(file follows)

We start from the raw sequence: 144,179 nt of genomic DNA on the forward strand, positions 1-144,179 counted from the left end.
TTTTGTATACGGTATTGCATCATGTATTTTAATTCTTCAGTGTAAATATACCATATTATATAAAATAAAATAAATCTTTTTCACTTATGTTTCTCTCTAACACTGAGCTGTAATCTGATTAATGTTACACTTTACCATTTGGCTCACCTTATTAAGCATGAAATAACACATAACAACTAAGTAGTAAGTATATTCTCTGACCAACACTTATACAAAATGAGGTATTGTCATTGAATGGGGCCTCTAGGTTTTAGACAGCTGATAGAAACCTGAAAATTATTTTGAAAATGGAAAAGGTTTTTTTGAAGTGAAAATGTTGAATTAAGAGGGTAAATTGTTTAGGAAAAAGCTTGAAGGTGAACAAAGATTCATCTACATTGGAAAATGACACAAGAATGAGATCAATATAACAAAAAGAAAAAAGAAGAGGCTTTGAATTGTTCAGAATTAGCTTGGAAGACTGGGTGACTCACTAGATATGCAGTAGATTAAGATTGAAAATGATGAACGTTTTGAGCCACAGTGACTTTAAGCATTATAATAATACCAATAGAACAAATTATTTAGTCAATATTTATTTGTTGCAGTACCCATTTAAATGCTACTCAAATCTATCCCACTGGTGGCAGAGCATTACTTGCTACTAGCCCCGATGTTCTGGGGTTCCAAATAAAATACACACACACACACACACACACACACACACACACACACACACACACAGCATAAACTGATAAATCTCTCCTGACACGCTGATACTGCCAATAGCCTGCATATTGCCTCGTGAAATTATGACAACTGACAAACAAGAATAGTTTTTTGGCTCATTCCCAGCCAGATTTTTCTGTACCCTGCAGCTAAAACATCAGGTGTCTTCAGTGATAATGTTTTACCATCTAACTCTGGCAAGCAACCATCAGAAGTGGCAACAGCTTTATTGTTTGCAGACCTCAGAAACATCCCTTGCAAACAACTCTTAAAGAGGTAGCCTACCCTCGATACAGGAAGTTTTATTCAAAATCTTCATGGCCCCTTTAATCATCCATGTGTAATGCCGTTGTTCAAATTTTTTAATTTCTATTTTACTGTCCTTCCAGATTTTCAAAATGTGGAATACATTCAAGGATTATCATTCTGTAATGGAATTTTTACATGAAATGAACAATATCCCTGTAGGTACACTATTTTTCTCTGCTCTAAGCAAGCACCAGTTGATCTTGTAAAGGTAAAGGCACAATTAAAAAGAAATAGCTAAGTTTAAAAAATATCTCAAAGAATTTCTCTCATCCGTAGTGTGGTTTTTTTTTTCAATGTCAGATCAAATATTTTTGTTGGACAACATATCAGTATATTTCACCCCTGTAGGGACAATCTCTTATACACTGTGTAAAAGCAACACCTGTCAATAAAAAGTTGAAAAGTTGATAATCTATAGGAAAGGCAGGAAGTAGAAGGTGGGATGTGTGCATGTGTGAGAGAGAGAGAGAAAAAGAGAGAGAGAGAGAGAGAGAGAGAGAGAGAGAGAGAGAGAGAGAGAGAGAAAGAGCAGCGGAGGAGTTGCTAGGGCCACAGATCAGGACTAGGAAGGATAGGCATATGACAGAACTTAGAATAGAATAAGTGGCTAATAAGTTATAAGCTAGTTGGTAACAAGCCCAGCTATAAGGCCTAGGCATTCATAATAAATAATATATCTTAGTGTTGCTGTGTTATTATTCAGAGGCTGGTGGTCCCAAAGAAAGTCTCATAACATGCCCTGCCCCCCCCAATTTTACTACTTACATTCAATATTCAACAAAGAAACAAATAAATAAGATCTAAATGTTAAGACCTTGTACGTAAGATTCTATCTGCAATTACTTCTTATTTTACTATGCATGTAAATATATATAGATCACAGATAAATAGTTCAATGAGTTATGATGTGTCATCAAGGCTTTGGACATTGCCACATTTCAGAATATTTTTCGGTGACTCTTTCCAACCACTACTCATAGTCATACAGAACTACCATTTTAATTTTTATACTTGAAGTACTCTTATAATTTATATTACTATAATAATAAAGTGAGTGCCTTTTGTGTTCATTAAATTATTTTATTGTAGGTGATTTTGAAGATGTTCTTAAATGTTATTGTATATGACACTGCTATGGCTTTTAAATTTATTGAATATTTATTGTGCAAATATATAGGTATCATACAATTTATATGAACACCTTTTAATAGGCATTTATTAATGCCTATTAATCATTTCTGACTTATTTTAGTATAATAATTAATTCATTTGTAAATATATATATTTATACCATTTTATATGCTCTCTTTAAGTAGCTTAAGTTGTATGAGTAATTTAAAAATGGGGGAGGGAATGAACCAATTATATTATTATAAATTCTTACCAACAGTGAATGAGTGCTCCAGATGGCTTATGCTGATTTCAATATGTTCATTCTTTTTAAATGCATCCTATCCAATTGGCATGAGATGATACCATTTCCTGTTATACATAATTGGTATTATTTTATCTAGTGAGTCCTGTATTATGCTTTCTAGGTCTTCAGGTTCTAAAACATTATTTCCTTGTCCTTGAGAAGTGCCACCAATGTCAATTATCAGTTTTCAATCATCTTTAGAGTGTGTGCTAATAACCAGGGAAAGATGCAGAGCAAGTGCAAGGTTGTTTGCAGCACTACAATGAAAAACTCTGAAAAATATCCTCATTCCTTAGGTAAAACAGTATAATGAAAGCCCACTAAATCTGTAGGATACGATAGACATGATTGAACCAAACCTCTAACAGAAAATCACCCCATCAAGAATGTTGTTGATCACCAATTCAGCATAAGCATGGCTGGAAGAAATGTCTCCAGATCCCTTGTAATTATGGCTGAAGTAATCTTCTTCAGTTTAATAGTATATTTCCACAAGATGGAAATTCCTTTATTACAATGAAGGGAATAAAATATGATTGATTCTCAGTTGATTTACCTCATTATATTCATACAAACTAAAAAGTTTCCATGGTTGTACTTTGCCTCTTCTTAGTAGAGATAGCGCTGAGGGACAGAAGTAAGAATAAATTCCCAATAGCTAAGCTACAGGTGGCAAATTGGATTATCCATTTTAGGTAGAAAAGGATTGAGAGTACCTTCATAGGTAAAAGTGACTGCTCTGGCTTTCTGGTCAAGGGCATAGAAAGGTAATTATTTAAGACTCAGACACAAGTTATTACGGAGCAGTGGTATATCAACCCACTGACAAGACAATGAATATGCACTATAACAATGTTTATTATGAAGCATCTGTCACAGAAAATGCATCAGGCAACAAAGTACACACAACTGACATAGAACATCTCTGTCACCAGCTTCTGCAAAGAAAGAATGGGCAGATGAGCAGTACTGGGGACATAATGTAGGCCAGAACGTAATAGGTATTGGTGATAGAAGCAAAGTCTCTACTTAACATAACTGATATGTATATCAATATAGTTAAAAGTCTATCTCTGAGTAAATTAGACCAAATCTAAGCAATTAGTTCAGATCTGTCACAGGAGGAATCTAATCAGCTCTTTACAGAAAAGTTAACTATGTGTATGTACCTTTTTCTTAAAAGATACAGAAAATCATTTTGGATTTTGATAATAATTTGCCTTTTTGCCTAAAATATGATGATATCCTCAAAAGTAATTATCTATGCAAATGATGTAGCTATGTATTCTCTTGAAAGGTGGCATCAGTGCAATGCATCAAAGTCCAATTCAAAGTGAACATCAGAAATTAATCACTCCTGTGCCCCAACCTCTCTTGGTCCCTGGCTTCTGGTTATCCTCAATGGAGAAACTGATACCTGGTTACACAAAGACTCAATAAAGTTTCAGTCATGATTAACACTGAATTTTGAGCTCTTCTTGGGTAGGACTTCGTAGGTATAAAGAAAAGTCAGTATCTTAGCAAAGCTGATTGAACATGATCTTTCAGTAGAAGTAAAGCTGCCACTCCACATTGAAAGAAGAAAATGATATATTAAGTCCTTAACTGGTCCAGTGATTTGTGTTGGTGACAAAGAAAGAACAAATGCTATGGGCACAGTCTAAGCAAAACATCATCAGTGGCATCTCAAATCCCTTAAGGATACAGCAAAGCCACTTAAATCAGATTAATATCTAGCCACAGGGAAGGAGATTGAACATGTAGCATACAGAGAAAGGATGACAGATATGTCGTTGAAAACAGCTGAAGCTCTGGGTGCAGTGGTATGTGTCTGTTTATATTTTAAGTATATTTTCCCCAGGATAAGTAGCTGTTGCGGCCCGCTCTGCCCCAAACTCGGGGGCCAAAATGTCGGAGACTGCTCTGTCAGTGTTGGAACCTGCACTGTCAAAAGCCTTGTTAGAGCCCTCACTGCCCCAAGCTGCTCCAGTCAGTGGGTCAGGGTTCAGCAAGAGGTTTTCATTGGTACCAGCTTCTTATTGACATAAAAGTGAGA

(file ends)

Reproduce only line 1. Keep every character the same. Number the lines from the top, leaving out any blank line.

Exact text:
We start from the raw sequence: 144,179 nt of genomic DNA on the forward strand, positions 1-144,179 counted from the left end.